This Day In Literary History
On January 11th, 1901, the legendary South African writer and activist Alan Paton was born in Kwa-Zulu Natal, South Africa, the son of a civil servant.
After earning his Bachelor's degree at the University of Natal, Paton became a high school teacher. Later, in 1935, he took a job as principal of the Diepkloof Reformatory for black African juvenile offenders.
Disgusted by the prior mistreatment of the boys at the reformatory, and hoping to truly rehabilitate them, Paton introduced a series of progressive reforms, all of which were considered highly controversial by his fellow white South Africans.
The most controversial reform was his new honor system, whereby offenders would be allowed to work outside the reformatory. Some boys who proved their trustworthiness would even be allowed to live outside the reformatory with a foster family.
Paton's reforms proved to be a huge success. During his fourteen years as principal of Diepkloof Reformatory, some 10,000 boys were granted outside leave, and less than 1% failed to return.
When World War II broke out in 1939, Alan Paton volunteered for military service, but was rejected. So, he traveled around the world, visiting juvenile correctional facilities in other countries. He also began working on his first novel, which would become an all-time classic and an international bestseller.
Cry, The Beloved Country (1948) told the story of Stephen Kumalo, a black pastor from the small village of Ixopo, who receives a letter from a priest in Johannesburg asking him to come and help his sister Gertrude, who is ill.
Kumalo's son Absalom had gone to Johannesburg to look for Gertrude, but never came home. So, Kumalo decides to go to the city himself. When he arrives in Johannesburg, Kumalo finds that Gertrude has become a prostitute and an alcoholic, but he convinces her to return along with her young son.
Then Kumalo begins searching for his own son, Absalom. The trail leads him to discover that Absalom served time in a reformatory, impregnated a girl, and is now facing execution for allegedly murdering a man during a burglary.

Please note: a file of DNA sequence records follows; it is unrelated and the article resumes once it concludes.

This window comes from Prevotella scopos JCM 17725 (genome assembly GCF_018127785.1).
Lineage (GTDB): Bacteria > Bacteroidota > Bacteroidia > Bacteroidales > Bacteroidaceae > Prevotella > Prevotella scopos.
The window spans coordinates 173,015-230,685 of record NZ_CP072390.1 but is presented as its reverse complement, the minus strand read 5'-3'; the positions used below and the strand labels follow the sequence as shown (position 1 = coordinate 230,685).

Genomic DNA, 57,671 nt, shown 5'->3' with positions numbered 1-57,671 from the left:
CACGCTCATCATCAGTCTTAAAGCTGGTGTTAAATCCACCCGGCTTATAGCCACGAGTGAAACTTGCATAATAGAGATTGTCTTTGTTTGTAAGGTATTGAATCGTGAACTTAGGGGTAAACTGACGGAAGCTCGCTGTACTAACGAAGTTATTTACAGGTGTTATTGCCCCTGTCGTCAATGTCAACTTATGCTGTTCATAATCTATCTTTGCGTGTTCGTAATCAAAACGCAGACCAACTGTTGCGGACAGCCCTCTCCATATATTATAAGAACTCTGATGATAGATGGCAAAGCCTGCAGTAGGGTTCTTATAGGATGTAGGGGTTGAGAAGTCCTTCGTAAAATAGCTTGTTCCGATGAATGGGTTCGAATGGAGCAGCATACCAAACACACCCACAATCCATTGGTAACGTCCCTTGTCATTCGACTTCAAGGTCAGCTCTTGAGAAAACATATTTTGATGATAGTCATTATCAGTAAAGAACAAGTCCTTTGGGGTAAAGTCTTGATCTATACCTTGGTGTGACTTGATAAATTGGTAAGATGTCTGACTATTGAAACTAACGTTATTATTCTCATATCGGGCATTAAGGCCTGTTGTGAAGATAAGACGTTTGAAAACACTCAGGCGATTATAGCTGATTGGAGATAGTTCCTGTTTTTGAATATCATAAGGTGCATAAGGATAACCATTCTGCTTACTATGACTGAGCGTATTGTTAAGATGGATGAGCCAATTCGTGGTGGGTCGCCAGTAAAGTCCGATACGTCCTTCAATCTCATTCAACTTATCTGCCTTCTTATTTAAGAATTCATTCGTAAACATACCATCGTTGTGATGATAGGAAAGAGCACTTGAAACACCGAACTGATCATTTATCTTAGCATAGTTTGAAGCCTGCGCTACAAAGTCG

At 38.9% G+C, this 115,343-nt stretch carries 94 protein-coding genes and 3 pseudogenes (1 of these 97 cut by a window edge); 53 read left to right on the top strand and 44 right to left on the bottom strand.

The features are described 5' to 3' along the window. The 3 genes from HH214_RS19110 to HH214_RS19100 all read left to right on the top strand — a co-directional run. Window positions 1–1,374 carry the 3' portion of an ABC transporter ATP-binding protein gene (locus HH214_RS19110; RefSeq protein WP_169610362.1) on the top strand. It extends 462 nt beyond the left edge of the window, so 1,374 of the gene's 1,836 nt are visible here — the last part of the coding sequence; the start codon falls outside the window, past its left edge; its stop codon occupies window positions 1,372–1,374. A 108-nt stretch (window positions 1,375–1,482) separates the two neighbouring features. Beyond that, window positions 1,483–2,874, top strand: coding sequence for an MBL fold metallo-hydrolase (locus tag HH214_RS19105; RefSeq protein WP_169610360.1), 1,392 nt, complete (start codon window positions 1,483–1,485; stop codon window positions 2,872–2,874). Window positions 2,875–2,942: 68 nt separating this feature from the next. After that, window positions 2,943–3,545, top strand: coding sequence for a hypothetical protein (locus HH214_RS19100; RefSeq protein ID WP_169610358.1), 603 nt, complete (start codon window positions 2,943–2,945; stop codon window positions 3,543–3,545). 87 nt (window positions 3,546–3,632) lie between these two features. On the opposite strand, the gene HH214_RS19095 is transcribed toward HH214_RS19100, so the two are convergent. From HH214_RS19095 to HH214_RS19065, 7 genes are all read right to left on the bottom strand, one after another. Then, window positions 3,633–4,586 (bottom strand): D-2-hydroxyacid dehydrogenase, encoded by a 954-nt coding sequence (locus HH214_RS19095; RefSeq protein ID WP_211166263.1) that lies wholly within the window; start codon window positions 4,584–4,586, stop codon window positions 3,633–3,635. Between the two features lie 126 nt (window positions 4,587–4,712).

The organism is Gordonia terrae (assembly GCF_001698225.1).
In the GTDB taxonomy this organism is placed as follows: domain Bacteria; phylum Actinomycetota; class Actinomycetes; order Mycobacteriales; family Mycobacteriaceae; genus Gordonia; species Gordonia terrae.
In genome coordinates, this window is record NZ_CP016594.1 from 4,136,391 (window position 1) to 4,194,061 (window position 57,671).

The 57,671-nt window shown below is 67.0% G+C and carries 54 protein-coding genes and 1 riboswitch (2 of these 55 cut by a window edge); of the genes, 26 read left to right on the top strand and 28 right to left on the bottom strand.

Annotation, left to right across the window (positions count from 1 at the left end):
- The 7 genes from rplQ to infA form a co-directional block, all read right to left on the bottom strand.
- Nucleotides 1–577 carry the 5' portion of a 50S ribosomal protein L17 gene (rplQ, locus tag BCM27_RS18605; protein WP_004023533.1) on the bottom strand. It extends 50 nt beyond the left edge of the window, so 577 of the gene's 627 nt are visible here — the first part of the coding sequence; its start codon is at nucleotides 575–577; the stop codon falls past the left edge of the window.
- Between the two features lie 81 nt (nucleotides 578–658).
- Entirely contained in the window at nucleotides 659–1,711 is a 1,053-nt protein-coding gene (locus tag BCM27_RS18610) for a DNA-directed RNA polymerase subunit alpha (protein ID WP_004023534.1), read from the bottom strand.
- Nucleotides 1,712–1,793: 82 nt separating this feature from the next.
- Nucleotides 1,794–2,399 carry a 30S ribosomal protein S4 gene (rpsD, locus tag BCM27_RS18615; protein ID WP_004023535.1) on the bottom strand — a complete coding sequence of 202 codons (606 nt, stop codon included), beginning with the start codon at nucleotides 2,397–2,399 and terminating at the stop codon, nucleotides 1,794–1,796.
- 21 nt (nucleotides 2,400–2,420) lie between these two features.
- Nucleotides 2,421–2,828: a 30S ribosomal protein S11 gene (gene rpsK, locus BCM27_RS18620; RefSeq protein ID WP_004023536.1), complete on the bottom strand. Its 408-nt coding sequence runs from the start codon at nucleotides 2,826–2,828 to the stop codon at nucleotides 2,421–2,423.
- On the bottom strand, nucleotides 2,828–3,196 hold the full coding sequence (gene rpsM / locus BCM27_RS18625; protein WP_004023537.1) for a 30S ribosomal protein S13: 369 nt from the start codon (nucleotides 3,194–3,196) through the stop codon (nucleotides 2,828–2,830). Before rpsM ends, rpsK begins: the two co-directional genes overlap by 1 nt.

The victim was Arthur Jarvis, a white activist for racial justice - and the son of James Jarvis, Kumalo's neighbor in Ixopo. James and Arthur had been estranged, but after reading his son's writings, James decides to carry on Arthur's work on behalf of oppressed black South Africans.
Meanwhile, Kumalo and his son Absalom are reunited. Before he is executed, Absalom marries the girl he impregnated. She decides to return to Ixopo with her new father-in-law. Back home, Kumalo, with help from James Jarvis, tries to restore the barren farmlands of his village.
Cry, The Beloved Country would become a classic, as it explored the societal and political changes in South Africa that would lead to the introduction of the apartheid system in that country.
The novel was published in 1948, and later that same year, the right wing National Party would seize power. Within the next few years, they would pass the legislation that defined the apartheid system, stripping black South Africans of their citizenship and civil rights.
In 1953, Alan Paton founded the South African Liberal Party, (SALP) which fought against the apartheid laws. Paton would serve as president of the SALP until the late 1960s, when the party was outlawed by the apartheid regime because its membership was comprised of both blacks and whites.
Paton's friend, Bernard Friedman, would later found the Progressive Party. Paton's anti-apartheid activities often raised the ire of the regime. In 1960, the South African Secret Police learned that Paton's party was receiving donations from international sources.
Legally, they couldn't stop the transactions, so when Paton returned from a trip to New York City, (where he received the Freedom Award) the secret police confiscated his passport and didn't return it for ten years.
Alan Paton would write other memorable novels, which also dealt with racial injustice in South Africa, as did his short story collection, Tales From a Troubled Land (1961).
He also wrote collections of essays; his last one, Save the Beloved Country, was published posthumously in 1989. He died in 1988 at the age of 85.
Beginning in 1990, as the result of violent resistance at home and mounting opposition around the world, South Africa's apartheid system slowly but surely came to an end, culminating in the African National Congress's landslide victory over the National Party in the 1994 election.
Quote Of The Day
"The truth is, our civilization is not Christian; it is a tragic compound of great ideal and fearful practice, of loving charity and fearful clutching of possessions." - Alan Paton
Today's video features a clip from a rare 1960 Canadian TV interview with Alan Paton. Enjoy!